The murderous twins in All About EvilIn the ’80s there was a brand of low budget horror that appealed to a particular taste and often garnered a dedicated following. These films occupied midnight screenings across North America with regular attendees and lines that could round corners. The acting was somewhat over the top; the music was defined and corny; and the characters were usually peculiar – think John Waters, but more blood. Canadian premiere All About Evil is one of these films, coming in under the ‘cult’ section of the Toronto After Dark Film Festival.

Deborah Tennis (Natasha Lyonne) always wanted to be a star, but she instead became a mousy librarian who inherits her father’s beloved but failing rep cinema, The Victoria in San Francisco. When her evil stepmother tries to force Deborah to sell the movie house, a struggle ensues and ends in a brutal murder. The killing is captured by the lobby’s security camera and accidentally projected on the big screen, but the small, loyal crowd thinks the footage is an admirable short film that quickly becomes a hit. Eager to embrace her shot at fame and save the family business, Deborah and her crude crew of nefarious misfits promote her inner serial killer with a series of grisly shorts. Unfortunately, the clueless audiences fail to realize they are also supplying the victims for her not-so-fictional masterpieces.

Our city’s rep house, the Bloor Cinema, could not be a more fitting venue to present this bloody, charming picture and remind viewers of the forgotten aspects of the movie going experience. Though Deborah may have had a few screws loose, her (tiny) heart started in the right place. Her father adored the theatre for the atmosphere it provided and its ability to awe audiences; Deborah violently resisted her stepmother to preserve this experience as well as her father’s memory. Unfortunately, her motives become somewhat more self-serving as the tale continues.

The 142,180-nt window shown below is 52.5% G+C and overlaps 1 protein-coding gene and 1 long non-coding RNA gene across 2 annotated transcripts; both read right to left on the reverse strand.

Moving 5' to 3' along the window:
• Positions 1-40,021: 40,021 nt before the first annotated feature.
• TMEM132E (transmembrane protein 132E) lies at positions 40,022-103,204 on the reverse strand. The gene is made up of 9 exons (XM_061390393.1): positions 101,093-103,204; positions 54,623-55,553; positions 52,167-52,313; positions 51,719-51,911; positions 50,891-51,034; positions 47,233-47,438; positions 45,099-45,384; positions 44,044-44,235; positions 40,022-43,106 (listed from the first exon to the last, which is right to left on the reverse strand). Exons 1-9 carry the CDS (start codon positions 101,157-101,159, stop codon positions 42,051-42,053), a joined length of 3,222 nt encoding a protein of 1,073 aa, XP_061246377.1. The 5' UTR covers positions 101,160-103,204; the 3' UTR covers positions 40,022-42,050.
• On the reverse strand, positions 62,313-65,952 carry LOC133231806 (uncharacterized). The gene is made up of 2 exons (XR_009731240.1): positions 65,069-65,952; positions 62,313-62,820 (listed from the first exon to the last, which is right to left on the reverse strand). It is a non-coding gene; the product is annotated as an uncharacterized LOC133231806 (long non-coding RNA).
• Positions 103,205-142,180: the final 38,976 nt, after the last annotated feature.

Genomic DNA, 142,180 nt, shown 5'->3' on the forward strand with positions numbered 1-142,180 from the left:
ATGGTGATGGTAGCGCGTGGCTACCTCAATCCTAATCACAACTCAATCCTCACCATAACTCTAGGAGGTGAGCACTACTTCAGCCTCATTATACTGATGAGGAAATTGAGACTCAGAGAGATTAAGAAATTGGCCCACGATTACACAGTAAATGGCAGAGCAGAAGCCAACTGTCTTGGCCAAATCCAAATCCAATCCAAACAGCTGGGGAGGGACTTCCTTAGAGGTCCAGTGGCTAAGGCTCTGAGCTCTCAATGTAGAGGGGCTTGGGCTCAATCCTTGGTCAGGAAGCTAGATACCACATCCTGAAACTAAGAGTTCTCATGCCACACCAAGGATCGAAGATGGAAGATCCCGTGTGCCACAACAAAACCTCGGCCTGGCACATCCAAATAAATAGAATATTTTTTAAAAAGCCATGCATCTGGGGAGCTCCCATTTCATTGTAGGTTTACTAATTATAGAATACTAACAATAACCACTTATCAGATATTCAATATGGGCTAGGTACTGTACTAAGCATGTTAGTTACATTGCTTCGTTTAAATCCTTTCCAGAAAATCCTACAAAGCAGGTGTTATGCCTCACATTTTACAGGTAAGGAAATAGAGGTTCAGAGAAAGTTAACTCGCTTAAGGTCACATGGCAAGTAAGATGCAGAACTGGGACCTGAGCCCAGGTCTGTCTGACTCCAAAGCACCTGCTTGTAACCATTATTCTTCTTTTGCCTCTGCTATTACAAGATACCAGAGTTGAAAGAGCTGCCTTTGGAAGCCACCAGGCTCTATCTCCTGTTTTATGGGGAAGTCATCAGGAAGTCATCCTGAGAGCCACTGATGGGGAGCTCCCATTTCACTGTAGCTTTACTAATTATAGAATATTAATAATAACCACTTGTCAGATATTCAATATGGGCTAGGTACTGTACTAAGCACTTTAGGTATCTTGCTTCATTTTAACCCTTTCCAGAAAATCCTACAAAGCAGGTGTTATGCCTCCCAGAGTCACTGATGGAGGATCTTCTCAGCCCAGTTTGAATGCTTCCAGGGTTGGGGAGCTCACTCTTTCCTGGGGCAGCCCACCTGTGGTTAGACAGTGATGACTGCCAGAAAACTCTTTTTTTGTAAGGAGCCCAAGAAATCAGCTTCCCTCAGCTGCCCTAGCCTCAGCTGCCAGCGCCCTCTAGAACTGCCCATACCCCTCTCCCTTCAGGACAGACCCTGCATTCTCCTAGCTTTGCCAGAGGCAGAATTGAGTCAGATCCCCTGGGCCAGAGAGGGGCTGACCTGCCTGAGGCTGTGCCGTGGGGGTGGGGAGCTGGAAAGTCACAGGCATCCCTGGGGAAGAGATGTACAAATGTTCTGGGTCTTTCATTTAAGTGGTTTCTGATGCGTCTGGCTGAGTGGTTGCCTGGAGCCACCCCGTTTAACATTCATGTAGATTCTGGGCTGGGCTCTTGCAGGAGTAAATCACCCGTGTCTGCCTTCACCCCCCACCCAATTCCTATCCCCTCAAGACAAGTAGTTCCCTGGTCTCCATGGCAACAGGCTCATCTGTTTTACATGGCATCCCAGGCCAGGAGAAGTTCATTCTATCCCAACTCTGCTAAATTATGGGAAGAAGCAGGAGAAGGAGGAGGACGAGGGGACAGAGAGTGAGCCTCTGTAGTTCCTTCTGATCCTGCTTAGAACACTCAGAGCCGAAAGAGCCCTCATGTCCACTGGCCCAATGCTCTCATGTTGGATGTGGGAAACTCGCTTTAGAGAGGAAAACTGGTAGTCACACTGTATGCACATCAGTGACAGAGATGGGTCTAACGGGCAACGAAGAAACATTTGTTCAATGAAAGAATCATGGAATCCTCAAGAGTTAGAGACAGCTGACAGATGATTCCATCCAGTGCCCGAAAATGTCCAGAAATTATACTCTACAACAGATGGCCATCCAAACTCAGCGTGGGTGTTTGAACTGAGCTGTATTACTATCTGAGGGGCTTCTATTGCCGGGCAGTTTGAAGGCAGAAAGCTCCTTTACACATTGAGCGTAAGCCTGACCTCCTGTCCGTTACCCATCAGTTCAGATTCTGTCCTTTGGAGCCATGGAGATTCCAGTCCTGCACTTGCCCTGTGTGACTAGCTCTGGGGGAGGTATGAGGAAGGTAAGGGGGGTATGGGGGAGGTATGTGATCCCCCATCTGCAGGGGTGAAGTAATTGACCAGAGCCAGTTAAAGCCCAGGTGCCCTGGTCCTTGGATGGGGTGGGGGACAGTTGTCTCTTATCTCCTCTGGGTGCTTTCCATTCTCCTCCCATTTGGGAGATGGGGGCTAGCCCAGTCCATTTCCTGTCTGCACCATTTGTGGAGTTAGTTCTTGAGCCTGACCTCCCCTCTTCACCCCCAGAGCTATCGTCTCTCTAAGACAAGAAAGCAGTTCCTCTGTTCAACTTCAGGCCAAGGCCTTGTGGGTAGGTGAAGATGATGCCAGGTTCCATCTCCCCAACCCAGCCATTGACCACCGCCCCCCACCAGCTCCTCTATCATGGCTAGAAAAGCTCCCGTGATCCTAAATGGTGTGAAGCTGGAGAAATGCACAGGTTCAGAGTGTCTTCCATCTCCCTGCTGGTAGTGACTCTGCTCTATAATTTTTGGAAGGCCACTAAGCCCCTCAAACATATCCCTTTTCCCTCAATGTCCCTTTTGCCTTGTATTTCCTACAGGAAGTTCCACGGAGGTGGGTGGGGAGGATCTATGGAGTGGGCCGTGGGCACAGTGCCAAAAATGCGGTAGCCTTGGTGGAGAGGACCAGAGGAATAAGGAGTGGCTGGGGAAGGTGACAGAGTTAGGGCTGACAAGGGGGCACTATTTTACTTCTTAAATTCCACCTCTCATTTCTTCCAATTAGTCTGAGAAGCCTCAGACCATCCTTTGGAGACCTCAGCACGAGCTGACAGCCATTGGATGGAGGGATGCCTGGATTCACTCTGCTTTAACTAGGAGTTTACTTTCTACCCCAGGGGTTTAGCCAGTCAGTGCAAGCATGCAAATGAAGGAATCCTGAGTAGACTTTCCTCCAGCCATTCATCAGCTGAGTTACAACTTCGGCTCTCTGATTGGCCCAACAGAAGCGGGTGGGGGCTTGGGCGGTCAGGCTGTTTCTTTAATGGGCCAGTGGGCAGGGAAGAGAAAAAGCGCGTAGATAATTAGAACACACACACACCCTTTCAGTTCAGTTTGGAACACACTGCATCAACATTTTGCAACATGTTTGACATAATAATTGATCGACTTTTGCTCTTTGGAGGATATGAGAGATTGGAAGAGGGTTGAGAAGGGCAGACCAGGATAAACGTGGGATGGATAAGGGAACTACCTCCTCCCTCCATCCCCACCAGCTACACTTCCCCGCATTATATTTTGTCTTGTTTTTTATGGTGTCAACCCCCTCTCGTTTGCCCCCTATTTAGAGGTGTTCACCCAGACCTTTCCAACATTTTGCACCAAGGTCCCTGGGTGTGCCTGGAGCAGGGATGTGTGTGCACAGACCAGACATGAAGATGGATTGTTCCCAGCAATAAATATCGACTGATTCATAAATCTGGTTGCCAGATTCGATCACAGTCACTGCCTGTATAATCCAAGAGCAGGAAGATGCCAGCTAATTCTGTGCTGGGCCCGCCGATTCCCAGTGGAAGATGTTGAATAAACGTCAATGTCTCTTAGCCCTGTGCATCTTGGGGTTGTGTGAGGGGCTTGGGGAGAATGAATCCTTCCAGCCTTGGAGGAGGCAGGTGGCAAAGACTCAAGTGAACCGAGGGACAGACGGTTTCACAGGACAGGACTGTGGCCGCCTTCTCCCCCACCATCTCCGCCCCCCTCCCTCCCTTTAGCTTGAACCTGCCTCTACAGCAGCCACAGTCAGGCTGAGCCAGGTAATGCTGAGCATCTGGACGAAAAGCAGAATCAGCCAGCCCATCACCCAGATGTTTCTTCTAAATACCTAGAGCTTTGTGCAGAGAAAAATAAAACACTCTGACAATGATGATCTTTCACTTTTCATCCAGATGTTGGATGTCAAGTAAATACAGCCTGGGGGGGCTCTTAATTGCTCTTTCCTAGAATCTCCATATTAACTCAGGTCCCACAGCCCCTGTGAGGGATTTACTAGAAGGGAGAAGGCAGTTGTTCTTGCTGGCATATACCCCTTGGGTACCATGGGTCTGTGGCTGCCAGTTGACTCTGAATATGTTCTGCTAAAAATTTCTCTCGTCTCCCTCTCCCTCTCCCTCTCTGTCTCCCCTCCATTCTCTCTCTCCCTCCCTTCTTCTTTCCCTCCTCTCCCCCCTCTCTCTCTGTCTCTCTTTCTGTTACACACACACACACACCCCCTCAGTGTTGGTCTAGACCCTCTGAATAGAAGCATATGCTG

The cast is a major selling point for the film. In addition to Lyonne, it includes Noah Segan, Thomas Dekker and cult movie icons Mink Stole and Cassandra Peterson a.k.a. “Elvira: Mistress of the Dark.” It’s amazing to hear how writer/director Joshua Grannell assembled this incredible cast simply through personal connections, though it did take some persuading to convince Peterson to be in the movie out of drag. Nonetheless, the cast puts forward a performance that is just over the top enough without becoming garish.

The shorts, or murder movies, are almost the essence of the film. Deborah writes these bizarre snuff films, ending each with a theatre-specific message, such as turn off your cell phone (or risk being maimed). The filming process is haphazard at best, but the final product passes as gory art amongst her critics and fans. Moreover, they’re simply entertaining.

Grannell is better known as his drag alter ego Peaches Christ and host of his own midnight screening series in San Francisco. He worried his involvement with the genre would be too much pressure, but his love for this type of movie shines through every aspect of the film, from costume to style to story and dialogue. Even the credit sequences at the beginning and end are decorated with B-movie style posters, some of which are also featured in the film to advertise Deborah’s shorts (and are available for sale in Peaches Christ’s online store).  Finding inspiration in independent, camp filmmaker Doris Wishman, John Waters and The Shining, Grannell creates a heartfelt, comedic homage to indie horror. He also hinted this could be the first instalment of a “wicked women trilogy.”

Peaches Christ is currently accompanying All About Evil on a road show through the U.S. and Grannell thinks Bloor Cinema would be a perfect addition to the tour schedule. So if you missed it the first time around, it may not be too late; and even if you saw it, I think it would be well worth a second watch with Peaches in attendance.


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